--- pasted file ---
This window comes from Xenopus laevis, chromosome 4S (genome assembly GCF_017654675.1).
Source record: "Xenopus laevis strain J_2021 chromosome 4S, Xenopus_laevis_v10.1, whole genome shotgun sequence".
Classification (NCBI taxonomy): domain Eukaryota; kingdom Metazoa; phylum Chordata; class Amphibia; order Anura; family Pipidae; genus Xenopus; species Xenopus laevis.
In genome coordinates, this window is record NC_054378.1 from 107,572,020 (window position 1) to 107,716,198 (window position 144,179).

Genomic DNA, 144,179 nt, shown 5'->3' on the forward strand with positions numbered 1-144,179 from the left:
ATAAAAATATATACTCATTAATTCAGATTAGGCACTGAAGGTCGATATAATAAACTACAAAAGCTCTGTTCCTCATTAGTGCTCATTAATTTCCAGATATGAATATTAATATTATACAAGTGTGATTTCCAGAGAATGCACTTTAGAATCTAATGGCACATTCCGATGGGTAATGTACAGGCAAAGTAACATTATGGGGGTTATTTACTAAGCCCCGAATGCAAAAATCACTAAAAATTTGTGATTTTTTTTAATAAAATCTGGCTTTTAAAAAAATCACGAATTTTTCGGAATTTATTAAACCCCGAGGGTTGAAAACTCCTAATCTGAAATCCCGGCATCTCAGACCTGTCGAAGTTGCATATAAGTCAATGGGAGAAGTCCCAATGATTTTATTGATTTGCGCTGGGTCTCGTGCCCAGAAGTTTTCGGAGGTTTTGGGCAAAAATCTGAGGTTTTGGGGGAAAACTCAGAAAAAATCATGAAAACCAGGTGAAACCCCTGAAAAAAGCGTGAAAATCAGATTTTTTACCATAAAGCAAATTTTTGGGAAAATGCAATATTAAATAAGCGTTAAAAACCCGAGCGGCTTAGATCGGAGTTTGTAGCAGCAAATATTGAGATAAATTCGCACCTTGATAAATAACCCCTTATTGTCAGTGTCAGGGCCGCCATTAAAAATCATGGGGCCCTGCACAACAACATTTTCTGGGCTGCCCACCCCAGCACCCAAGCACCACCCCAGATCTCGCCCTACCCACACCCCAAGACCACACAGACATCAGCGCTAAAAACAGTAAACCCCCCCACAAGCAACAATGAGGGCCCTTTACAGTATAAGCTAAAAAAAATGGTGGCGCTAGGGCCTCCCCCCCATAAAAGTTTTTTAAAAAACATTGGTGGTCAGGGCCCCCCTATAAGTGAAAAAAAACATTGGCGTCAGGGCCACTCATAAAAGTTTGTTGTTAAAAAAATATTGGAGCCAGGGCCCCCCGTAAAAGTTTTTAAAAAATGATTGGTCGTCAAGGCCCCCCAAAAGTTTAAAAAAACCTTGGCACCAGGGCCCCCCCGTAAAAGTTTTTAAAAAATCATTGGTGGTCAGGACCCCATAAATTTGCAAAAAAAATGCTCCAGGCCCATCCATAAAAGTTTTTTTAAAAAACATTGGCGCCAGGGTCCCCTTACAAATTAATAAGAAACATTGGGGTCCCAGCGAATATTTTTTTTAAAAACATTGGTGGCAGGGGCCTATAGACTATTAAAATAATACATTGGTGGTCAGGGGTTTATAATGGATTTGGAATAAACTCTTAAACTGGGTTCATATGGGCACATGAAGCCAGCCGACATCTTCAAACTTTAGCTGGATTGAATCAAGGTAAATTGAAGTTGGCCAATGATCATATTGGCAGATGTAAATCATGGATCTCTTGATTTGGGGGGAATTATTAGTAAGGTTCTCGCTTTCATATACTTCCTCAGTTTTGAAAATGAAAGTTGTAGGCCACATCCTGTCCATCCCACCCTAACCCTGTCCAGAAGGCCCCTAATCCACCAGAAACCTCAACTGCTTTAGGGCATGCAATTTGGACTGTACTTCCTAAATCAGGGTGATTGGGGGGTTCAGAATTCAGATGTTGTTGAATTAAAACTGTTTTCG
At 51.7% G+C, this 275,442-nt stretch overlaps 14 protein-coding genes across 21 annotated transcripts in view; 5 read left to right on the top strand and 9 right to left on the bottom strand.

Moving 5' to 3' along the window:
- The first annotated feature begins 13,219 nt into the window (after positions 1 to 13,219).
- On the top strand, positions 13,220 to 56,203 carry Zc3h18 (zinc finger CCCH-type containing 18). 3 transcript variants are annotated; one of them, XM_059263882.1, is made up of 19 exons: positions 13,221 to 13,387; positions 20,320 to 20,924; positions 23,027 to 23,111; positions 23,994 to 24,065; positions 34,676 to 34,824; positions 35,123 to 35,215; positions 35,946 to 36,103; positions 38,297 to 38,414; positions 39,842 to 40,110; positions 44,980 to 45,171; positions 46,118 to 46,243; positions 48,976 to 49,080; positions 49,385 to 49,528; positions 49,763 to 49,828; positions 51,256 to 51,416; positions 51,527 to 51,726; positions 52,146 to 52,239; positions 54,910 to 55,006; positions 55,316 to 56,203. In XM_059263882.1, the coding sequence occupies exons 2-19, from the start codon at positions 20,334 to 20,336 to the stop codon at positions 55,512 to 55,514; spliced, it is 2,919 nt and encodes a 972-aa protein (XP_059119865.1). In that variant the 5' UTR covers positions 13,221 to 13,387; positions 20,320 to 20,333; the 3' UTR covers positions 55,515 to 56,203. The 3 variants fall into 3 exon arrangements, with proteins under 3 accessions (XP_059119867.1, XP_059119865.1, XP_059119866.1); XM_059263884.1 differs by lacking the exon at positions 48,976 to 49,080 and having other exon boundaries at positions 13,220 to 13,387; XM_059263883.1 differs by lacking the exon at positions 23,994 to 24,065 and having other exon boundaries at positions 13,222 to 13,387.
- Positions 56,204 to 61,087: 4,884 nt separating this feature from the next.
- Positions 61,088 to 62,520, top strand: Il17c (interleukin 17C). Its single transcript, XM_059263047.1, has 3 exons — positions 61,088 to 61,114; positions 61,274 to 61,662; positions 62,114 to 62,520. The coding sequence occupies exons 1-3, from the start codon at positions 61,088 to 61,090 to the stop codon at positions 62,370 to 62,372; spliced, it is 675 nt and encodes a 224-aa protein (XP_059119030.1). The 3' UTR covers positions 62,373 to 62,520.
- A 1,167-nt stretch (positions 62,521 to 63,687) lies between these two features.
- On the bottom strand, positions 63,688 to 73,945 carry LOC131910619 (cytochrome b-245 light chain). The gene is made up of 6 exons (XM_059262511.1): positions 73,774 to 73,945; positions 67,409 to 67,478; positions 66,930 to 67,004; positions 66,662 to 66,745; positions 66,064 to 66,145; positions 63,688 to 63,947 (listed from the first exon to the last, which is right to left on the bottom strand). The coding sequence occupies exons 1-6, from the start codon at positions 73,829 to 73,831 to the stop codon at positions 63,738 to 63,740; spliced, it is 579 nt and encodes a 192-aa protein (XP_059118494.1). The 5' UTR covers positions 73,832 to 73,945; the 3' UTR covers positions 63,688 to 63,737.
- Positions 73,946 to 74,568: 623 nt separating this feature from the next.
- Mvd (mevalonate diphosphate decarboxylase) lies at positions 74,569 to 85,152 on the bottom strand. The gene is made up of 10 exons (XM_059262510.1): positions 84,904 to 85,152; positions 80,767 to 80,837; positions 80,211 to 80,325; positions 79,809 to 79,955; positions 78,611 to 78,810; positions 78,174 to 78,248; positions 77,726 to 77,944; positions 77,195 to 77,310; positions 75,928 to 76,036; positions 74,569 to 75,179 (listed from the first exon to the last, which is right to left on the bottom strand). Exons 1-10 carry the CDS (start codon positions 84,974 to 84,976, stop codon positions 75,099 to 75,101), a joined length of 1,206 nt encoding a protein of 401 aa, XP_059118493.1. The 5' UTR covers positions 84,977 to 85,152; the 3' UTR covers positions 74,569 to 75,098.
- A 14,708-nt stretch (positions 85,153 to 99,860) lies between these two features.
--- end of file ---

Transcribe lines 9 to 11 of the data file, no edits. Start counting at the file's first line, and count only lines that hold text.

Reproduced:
- The first annotated feature begins 13,219 nt into the window (after positions 1 to 13,219).
- On the top strand, positions 13,220 to 56,203 carry Zc3h18 (zinc finger CCCH-type containing 18). 3 transcript variants are annotated; one of them, XM_059263882.1, is made up of 19 exons: positions 13,221 to 13,387; positions 20,320 to 20,924; positions 23,027 to 23,111; positions 23,994 to 24,065; positions 34,676 to 34,824; positions 35,123 to 35,215; positions 35,946 to 36,103; positions 38,297 to 38,414; positions 39,842 to 40,110; positions 44,980 to 45,171; positions 46,118 to 46,243; positions 48,976 to 49,080; positions 49,385 to 49,528; positions 49,763 to 49,828; positions 51,256 to 51,416; positions 51,527 to 51,726; positions 52,146 to 52,239; positions 54,910 to 55,006; positions 55,316 to 56,203. In XM_059263882.1, the coding sequence occupies exons 2-19, from the start codon at positions 20,334 to 20,336 to the stop codon at positions 55,512 to 55,514; spliced, it is 2,919 nt and encodes a 972-aa protein (XP_059119865.1). In that variant the 5' UTR covers positions 13,221 to 13,387; positions 20,320 to 20,333; the 3' UTR covers positions 55,515 to 56,203. The 3 variants fall into 3 exon arrangements, with proteins under 3 accessions (XP_059119867.1, XP_059119865.1, XP_059119866.1); XM_059263884.1 differs by lacking the exon at positions 48,976 to 49,080 and having other exon boundaries at positions 13,220 to 13,387; XM_059263883.1 differs by lacking the exon at positions 23,994 to 24,065 and having other exon boundaries at positions 13,222 to 13,387.
- Positions 56,204 to 61,087: 4,884 nt separating this feature from the next.